Network virtualization is an important, though usually overlooked part of moving toward a Software Defined Data Center or SDDC. For network-connected workloads, a virtual network appears and operates like a traditional physical layer. Workloads “see” the same layers, 2, 3, 4 through 7;that they would in a traditional physical configuration. The key element and difference is the network hypervisor which renders the services as consumable virtual assets and logical instances of distributed software modules on the local host and applied at the virtual interface of the virtual switch.
VMWare, NSX example: The virtual network, from the workload’s perspective (logical).
The physical network still transports layer 2 network frames as it would in a traditional physical network. The Virtual Machine or VM sends a standard layer 2 network frame which is encapsulated at the source hypervisor with an additional IP, user datagram protocol (UDP), and virtual extensible LAN (VXLAN) headers. The physical network forwards the frame as a standard layer 2 network frame, and the destination hypervisor decapsulates the headers and delivers the original layer 2 frame to the destination VM.
The ability to apply and enforce security services at the virtual interface of the virtual switch also eliminates “hair-pinning” in situations where east–west traffic between two VMs on the same hypervisor, but in different subnets, is required to traverse the network to reach essential services such as routing and firewalling.
Virtual Networking and VLANs
There are important differences between the concepts of ‘virtual networking’ and a Virtual LAN. The VLAN approach attempts to break up a physical local area network into multiple virtual networks. Groups of ports are isolated from each other as if they were on physically different networks. The VLAN approach is like slicing a big network pie into a lot of bite‐size networks. There is a limitation of 4,096 total VLANs in a single LAN.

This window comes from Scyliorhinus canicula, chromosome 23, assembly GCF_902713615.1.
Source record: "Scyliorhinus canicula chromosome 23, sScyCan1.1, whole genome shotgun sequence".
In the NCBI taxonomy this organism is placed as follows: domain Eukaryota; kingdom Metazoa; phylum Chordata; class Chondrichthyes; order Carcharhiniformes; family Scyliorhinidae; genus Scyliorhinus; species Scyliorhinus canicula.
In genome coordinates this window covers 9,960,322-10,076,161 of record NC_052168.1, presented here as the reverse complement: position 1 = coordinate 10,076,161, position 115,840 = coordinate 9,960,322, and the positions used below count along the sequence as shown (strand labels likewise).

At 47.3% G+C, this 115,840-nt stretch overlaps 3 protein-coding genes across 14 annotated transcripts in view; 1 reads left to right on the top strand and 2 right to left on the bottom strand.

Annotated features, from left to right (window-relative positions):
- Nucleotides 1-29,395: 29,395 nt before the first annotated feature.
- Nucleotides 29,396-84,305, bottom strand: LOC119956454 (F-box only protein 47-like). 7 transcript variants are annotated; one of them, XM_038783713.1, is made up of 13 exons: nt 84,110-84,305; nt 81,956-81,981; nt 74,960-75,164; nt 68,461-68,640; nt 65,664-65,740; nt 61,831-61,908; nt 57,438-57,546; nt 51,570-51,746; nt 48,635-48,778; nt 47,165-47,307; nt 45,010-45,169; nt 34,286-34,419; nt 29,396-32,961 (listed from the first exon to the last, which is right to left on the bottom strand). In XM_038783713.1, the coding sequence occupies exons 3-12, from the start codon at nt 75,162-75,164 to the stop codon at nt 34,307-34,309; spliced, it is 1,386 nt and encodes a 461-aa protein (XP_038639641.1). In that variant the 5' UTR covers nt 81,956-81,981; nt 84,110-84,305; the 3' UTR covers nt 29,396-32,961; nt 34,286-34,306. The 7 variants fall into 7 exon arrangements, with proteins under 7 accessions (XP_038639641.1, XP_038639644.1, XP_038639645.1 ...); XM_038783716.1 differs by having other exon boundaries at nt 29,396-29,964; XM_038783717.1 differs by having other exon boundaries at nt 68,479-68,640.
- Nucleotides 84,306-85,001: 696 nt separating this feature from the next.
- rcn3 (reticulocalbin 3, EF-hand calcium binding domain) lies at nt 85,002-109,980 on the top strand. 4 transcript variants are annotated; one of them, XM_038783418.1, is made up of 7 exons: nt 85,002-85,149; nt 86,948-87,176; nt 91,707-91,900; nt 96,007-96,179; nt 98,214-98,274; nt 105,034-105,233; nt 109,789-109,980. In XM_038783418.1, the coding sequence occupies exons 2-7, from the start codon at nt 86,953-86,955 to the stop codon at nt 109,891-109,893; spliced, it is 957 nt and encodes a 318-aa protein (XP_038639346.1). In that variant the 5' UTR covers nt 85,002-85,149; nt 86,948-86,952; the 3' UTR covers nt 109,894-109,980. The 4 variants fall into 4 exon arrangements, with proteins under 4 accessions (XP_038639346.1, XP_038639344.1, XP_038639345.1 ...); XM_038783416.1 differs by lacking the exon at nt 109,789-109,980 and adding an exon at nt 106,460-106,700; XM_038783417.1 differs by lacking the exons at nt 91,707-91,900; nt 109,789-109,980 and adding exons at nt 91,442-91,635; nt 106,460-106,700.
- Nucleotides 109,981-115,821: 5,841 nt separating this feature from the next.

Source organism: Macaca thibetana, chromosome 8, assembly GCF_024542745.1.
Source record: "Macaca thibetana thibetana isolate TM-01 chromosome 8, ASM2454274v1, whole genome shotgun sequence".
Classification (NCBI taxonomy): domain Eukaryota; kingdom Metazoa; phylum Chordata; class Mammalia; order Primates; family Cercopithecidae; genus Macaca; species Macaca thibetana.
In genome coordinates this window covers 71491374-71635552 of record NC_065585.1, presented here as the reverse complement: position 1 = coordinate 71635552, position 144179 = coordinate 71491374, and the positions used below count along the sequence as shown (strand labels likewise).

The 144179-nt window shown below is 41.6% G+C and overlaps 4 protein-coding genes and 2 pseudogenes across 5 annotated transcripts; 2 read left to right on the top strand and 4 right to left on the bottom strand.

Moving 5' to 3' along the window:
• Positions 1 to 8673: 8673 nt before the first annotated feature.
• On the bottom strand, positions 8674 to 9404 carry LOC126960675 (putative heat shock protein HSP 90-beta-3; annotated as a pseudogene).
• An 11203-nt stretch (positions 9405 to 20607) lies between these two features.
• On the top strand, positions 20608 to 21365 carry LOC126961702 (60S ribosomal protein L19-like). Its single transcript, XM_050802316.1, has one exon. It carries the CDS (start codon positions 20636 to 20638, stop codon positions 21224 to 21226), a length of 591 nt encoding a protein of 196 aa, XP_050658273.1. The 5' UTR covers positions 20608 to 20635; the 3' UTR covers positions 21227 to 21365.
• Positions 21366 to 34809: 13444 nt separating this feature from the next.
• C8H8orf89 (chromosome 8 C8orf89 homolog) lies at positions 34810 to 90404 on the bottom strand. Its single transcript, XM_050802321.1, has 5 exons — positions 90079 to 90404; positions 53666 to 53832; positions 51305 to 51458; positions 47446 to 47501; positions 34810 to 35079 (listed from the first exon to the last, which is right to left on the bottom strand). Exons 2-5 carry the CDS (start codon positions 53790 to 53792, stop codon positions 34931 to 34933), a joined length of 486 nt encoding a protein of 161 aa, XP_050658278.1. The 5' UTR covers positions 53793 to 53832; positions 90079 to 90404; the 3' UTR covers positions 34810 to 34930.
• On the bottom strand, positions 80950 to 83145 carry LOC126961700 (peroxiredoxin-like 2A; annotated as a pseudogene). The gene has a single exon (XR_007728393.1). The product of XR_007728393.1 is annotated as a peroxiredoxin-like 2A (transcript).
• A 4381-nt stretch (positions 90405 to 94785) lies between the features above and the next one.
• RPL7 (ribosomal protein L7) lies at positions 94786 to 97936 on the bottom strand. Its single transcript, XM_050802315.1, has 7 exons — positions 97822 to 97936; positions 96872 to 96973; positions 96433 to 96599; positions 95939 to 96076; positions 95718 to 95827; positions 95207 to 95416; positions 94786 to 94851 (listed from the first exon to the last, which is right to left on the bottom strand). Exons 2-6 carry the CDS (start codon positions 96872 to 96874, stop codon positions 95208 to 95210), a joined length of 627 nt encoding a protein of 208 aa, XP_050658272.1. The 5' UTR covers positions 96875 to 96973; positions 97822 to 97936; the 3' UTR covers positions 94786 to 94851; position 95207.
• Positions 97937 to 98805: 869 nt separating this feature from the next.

The big limitation is that VLANs don’t allow you to save, snapshot, delete, clone, or move networks. There is also an inherent security risk as well. VLANs do not allow you to control traffic between two systems on the same VLAN. This means that an attack which impacts one system may cross into another system.
Network virtualization (NV or NSX) is quite different than setting up VLANs. NV allows the creation of entire networks in software including switching, routing, firewalling, and load balancing. This provides far greater flexibility and granularity. With all networking and security services handled in software and attached to VMs, labor‐intensive management and configuration processes can be streamlined and automated, and networks are created automatically to meet workload demands.
Network Virtualization versus Software‐Defined Networking
Network virtualization may sound a lot like software‐defined networking (SDN), but there are actually major differences between these terms. Though the term software‐defined networking is not that well defined, the main idea is to allow software to control the network and its physical devices. This means that the core of SDN is having software, interact with hardware. Some term this a ‘next generation’ network solution. Although SDN centralizes management and allows you to control network switches and routers through software, SDN doesn’t virtualize all networking functions and components. In other words, SDN doesn’t allow you to run the entire network in software. Hardware remains the driving force for the network.
In contrast to SDN, network virtualization completely decouples network resources from the underlying hardware. All networking components and functions are faithfully replicated in software. Virtualization principles are applied to physical network infrastructure to create a flexible pool of transport capacity that can be allocated, used, and repurposed on demand.
With your networking resources decoupled from the physical infrastructure, you basically don’t have to touch the underlying hardware. Virtual machines can move from one logical domain to another without anyone having to reconfigure the network or wire up domain connections. You implement network virtualization in the hypervisor layer on x86 servers rather than on network switches.
Software‐defined networking allows you to control network switches and routers through software. It doesn’t virtualize all networking functions and components.
Network virtualization replicates all networking components and functions in software. It allows you to run the entire network in software.